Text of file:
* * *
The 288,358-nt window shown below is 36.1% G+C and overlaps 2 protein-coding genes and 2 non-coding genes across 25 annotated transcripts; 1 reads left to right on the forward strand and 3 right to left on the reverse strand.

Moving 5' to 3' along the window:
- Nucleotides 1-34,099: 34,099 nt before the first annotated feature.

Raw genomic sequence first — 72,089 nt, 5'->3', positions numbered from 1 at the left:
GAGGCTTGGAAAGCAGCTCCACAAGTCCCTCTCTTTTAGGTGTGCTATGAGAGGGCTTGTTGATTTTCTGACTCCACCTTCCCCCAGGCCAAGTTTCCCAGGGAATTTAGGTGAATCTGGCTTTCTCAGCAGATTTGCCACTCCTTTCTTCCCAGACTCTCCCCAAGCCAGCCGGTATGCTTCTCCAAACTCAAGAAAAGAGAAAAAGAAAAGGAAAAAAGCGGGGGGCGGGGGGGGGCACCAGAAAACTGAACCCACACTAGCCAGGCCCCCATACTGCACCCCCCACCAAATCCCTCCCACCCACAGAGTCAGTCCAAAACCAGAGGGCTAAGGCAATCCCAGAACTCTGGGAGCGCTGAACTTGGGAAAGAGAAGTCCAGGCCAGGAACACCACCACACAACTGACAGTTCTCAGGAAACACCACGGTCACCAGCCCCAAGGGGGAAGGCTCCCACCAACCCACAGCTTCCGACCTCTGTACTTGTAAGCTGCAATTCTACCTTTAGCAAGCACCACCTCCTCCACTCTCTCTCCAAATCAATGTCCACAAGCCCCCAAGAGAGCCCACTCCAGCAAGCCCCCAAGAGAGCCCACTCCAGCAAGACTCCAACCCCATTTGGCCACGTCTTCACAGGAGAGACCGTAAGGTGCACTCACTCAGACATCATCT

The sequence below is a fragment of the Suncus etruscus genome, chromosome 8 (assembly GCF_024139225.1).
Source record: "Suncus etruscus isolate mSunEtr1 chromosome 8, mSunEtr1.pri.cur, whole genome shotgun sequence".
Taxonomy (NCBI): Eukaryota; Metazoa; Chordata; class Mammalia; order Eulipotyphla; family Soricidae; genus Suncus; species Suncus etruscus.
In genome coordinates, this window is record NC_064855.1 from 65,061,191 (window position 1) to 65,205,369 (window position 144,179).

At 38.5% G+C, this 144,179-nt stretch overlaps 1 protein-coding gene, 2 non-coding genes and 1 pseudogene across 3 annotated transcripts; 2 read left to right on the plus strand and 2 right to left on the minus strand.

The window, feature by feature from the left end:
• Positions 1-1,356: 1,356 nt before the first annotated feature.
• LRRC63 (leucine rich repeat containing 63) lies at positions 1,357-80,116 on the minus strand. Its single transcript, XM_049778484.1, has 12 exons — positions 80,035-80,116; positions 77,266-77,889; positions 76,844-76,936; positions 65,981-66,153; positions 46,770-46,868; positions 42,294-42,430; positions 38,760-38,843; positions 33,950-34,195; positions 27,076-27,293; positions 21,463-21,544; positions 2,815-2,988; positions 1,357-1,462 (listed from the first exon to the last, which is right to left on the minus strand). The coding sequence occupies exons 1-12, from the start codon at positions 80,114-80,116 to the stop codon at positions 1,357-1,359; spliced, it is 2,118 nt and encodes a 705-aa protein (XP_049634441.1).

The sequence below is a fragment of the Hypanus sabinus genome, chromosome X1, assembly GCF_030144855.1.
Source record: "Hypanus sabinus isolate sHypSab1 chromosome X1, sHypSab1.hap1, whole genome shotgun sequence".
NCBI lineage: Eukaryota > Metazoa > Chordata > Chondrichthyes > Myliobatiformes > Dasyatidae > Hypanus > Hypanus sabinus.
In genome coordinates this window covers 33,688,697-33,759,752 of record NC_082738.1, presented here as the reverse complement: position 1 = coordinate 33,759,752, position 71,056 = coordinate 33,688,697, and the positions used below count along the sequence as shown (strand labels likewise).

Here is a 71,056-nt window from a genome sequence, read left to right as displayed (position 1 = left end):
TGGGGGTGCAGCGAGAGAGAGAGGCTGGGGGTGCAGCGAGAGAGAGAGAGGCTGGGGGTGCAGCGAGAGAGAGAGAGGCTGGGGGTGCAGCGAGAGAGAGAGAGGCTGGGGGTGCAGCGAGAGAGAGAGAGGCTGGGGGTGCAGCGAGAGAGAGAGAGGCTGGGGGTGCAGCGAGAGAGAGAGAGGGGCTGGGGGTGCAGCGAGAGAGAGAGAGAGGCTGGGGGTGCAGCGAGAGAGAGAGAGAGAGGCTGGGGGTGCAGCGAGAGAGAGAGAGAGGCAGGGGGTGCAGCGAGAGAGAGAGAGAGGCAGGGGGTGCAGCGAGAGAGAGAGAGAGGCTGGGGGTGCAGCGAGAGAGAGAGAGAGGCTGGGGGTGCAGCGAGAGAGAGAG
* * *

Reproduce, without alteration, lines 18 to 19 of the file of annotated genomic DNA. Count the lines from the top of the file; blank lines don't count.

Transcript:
Here is a 71,056-nt window from a genome sequence, read left to right as displayed (position 1 = left end):
TGGGGGTGCAGCGAGAGAGAGAGGCTGGGGGTGCAGCGAGAGAGAGAGAGGCTGGGGGTGCAGCGAGAGAGAGAGAGGCTGGGGGTGCAGCGAGAGAGAGAGAGGCTGGGGGTGCAGCGAGAGAGAGAGAGGCTGGGGGTGCAGCGAGAGAGAGAGAGGCTGGGGGTGCAGCGAGAGAGAGAGAGGGGCTGGGGGTGCAGCGAGAGAGAGAGAGAGGCTGGGGGTGCAGCGAGAGAGAGAGAGAGAGGCTGGGGGTGCAGCGAGAGAGAGAGAGAGGCAGGGGGTGCAGCGAGAGAGAGAGAGAGGCAGGGGGTGCAGCGAGAGAGAGAGAGAGGCTGGGGGTGCAGCGAGAGAGAGAGAGAGGCTGGGGGTGCAGCGAGAGAGAGAG